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MGM Grand Detroit employees express concern over COVID-19 response

MGM Grand Detroit employees express concern over COVID-19 response
Posted at 11:17 PM, Mar 14, 2020
and last updated 2020-03-14 23:17:31-04

DETROIT, Mich. (WXYZ) — The unprecedented spread of COVID-19 has taken several local industries by surprise - including Detroit's casinos.

Like other local casinos, MGM Grand Detroit remains open as of Saturday night, though has had to make some changes to comply with state executive orders related to large gatherings.

Two MGM Grand employees reached out to Action News, expressing concern with the how the casino is responding to the growing virus. As of Saturday, there are 33 confirmed cases of COVID-19 in Michigan.

One MGM Grand Detroit staff member said his supervisor didn't take him seriously after he reported a cough and shortness of breath at the beginning of his shift.

“All I wanted to do was go home and make sure that I wasn’t putting anybody else at risk by being on that casino floor, touching other guests, touching machines, touching chairs," said slot attendant Stephen Randazzo, who said he was told to go back to work early Saturday when he showed up for his midnight shift.

“It was my full understanding that I was expected to return to the casino floor to co-mingle with the general public," he said.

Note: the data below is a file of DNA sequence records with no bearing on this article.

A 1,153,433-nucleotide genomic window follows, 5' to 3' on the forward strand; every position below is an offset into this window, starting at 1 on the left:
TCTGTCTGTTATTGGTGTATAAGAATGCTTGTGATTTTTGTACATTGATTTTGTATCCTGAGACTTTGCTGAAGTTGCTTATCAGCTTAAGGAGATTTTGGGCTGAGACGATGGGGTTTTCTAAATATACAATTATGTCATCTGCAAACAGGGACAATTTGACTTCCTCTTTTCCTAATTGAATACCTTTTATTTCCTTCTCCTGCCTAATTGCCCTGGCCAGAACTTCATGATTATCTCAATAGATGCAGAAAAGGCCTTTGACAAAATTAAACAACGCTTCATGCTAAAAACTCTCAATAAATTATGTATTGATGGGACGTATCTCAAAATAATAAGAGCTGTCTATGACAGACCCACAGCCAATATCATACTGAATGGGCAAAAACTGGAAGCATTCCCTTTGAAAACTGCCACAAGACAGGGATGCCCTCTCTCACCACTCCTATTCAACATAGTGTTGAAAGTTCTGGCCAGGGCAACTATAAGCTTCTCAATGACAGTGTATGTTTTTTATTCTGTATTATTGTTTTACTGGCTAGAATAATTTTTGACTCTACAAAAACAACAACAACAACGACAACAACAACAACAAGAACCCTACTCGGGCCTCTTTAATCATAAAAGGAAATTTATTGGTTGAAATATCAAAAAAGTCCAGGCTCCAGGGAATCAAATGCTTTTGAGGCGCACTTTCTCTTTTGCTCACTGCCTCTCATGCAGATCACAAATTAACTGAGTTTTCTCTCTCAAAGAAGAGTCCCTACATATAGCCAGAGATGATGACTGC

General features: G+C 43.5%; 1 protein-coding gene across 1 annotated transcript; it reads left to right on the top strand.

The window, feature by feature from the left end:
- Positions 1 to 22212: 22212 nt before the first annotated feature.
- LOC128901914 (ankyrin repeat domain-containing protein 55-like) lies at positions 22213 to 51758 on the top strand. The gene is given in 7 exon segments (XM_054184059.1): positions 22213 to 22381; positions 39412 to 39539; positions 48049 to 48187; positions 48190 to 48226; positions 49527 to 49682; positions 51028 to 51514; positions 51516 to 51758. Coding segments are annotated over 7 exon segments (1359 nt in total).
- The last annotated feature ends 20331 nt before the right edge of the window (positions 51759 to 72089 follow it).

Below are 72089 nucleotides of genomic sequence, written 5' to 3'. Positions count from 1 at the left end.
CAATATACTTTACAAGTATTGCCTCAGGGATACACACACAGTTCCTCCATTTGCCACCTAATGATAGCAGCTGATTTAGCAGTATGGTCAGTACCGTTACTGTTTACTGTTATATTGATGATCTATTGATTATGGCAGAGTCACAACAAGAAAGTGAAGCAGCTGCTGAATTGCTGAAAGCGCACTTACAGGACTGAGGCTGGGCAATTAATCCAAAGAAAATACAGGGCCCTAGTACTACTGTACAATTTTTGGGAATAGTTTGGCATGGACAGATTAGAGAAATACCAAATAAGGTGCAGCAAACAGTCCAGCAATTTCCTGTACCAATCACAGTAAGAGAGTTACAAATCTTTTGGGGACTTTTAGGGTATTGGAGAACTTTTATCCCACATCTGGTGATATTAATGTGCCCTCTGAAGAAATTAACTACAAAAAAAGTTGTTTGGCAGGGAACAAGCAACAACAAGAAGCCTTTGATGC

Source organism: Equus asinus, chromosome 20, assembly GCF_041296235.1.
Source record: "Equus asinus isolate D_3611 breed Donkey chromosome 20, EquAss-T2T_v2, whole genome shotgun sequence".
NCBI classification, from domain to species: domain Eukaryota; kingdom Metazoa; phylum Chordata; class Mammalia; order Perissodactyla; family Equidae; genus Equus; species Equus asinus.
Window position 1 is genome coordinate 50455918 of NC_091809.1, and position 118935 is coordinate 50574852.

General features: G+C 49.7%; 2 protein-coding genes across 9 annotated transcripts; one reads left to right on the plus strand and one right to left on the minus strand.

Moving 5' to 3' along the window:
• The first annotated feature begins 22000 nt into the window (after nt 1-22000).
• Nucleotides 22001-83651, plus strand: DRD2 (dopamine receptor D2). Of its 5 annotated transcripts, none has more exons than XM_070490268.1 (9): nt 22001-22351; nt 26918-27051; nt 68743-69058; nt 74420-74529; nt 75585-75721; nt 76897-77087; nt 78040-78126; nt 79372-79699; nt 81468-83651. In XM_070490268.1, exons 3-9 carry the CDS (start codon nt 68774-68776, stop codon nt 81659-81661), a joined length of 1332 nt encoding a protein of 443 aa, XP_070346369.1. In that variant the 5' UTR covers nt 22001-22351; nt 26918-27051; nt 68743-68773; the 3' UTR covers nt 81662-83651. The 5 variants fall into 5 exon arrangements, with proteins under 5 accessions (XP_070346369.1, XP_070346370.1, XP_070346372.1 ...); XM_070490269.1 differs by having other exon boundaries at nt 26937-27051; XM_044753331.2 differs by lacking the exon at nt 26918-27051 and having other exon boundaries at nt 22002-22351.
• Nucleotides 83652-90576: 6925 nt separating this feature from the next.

In a statement, Director of Corporate Media Relations for MGM Brian Ahern said:

“After the employee presented himself as ill, MGM Detroit contacted emergency medical officials who responded and evaluated the employee, who was taken to a non-public, back-of-house area. Despite determining the employee did not exhibit symptoms consistent with the coronavirus, the medical officials offered to take the employee to the hospital for further evaluation – which he refused. The employee then went home.

“After the employee presented himself as ill, MGM Detroit contacted emergency medical officials who responded and evaluated the employee, who was taken to a non-public, back-of-house area. Despite determining the employee did not exhibit symptoms consistent with the coronavirus, the medical officials offered to take the employee to the hospital for further evaluation – which he refused. The employee then went home."

Randazzo said he declined a visit to the ER because he didn't want to potentially expose others. He said generally speaking, he felt his report just wasn't taken seriously by his higher-ups.

“It seemed liked they considered me not having a fever to be the ultimate deciding factor," he told Action News.

Another MGM Grand employee who asked we not use her name, spoke with us over the phone.

She works as a dealer at the casino -- Action News verified her employment.

“They were using chairs as partitions. I don’t know if they were going to put something permanent," she said of the casino's method to limit gatherings of 250 people or more.

“Just being there is a hazard because we’re so close. Even if there aren’t 250 guests right around us, they’re still right next to us," she said.

"MGM Grand Detroit is complying with the Governor’s ban on gatherings of more than 250 people by cornering off areas to limit gatherings to less than 250 and will soon be erecting walls to further demark these barriers. To promote social distancing, we are turning off at least every other slot machine and will only have 245 or fewer slot machines and chairs in each section. We are also reducing seating to increase space between people in the table games areas. In addition, we are limiting entry into each of our F&B outlets to ensure there is a maximum occupancy of 250 individuals. Our security staff are stationed throughout the property and are actively and diligently monitoring all areas to ensure there are no more than 250 people in a section or outlet at any given time," said Ahern in a statement.